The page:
“beware of the naysayers who are so immersed in bitterness and resentment that they find it necessary to drag us down to their level rather than elevate themselves up to ours”

The common theme through all of these items has to do with the quality of the relationships we are able to create and sustain. Ultimately, the value of our lives is measured against the quality of our relationships with other people.  So important is this central theme “that relationships are central to what we do” that I advocate that the entire educational process be re-structured in such a way that it supports a teacher’s ability to build and sustain close, personal relationships with their students, with the parents of their students, and with the other members of their teaching teams.

Build Strength and Independence Not Weakness and Dependence!

Whenever I give positive leadership seminars there are a number of recurring questions. One of the most common is “How do I get my people to accept responsibility for getting things done when I can’t be there to watch over them?” I love this question because its answer addresses some of the most common mistakes of managers and supervisors, irrespective of venue.

The answer to this seemingly inevitable questions is, simply, “If you want people to accept responsibility when you are away, teach them to accept responsibility when you are there.”

Many leaders are surprised to learn that they create dependencies as a result of their leadership approach. Our objective as leaders should always be to develop a staff of men and women who are strong and independent rather than weak and dependent. One of the ways to accomplish this objective is to teach and coach rather than to tell and do.

When issues arise in the midst of the game, when the pressure of time is upon us, it is easy for leaders to step in and solve problems and take action. In doing this we have, indeed, resolved the issue but we have, unwittingly, taught the lesson that only managers and supervisors cans solve problems, resolve issues, take action, and make things happen. The result, of course, is that the next time an issue arises, people stop and wait for their manager or supervisor to swoop in with a solution.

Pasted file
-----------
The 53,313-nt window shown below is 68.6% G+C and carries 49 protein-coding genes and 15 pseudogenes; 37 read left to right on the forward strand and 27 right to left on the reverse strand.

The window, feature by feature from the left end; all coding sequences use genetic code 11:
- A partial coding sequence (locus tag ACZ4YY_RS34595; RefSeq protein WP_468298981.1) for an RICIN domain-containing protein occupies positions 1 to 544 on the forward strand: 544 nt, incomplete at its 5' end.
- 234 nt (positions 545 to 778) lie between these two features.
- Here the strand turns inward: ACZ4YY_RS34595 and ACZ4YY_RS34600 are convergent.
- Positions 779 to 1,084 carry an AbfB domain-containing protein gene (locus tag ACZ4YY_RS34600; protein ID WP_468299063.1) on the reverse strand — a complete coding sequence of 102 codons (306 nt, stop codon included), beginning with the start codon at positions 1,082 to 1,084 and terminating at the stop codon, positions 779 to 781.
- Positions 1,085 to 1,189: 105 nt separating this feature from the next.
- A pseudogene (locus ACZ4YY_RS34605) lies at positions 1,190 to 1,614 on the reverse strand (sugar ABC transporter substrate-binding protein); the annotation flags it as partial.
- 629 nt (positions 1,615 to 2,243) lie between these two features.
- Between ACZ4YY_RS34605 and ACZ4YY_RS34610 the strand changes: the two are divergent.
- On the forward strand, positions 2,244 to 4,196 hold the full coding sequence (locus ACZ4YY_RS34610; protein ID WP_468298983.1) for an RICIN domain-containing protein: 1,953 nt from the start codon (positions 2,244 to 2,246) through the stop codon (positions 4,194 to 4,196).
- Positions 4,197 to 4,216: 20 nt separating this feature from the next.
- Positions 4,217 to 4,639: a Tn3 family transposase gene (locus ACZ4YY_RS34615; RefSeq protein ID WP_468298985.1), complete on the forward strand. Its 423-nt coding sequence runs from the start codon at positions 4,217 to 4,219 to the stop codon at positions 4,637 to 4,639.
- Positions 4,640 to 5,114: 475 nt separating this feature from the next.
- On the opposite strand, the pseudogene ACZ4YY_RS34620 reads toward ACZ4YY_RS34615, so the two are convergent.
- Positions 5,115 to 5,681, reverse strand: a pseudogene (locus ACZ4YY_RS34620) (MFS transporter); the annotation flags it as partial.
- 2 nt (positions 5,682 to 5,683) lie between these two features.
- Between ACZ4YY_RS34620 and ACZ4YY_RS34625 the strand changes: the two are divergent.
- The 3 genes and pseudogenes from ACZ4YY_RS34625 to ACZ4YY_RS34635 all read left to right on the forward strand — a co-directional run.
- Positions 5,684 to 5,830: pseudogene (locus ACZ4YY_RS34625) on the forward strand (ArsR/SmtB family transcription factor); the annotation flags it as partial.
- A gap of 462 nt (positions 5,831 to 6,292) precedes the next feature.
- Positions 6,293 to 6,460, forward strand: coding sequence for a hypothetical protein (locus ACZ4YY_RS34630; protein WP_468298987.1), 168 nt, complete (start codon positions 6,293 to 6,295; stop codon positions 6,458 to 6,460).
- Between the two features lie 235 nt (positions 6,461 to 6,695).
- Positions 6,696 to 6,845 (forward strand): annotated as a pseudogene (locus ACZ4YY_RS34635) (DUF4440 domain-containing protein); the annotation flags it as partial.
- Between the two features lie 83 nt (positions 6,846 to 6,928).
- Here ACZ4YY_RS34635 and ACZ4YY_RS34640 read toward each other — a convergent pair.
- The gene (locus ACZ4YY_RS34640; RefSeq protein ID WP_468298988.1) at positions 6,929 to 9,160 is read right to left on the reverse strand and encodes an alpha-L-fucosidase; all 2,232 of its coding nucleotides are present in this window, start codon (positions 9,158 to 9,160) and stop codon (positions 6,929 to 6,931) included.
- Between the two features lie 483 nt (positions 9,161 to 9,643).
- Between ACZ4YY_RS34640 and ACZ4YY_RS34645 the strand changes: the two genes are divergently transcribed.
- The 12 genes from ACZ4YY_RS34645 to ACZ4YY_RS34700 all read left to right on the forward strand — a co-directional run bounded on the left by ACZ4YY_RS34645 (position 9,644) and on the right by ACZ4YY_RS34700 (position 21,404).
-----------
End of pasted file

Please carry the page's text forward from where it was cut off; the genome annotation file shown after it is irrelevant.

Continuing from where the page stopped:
What positive leaders do, on the other hand, is teach their people how to solve problems and take action on their own. This can be accomplished only if we have created an environment in which people are expected to take initiative and in which there are minimal fears of making mistakes.

This approach is just another facet of delegating to people. Remember that the absolute best leaders are nearly invisible because they are seldom required to get involved in routine operational problem-solving. This is also one of the reasons why the best leaders are the most creative and innovative. They spend their time looking for opportunities to expand the boundaries of conventional wisdom.

The best leaders also spend significant chunks of their time giving support and feedback to their people. They are committed to the ongoing development of each of their employees. It is amazing how easy it becomes for people to respond positively to constructive feedback and to rise to ever-increasing expectations when they have come to view their supervisor as a coach and mentor rather than as a critic and task master. When people have also been given opportunities to learn new skills, gain new experiences, and are invited to participate routinely in the innovation process, true magic begins to happen.

Powerful positive leaders not only preside over a team of people who accept responsibility on their own but they also have men and women who look relentlessly for continuous improvement opportunities without being asked or prompted. Such expectations and the resulting behavior have become internalized as part of the culture.

One of the other managerial/supervisory behaviors that contribute to creating dependencies is the preservation of one’s own stature as the most skilled, knowledgeable, and competent person in the department.

Most supervisors are promoted, after all, on the basis of their technical competency. As soon as you are appointed to a leadership role, however, the supervisor’s purpose shifts. As a leader, our job is to help each of our people become the most knowledgeable, competent, and productive people of which they are capable. When some of those individual’s have surpassed the competency of their supervisors, then leadership excellence has been achieved.

Remember that, as a leader, your job is not to demonstrate how great you are rather it is to teach your people how great they can be.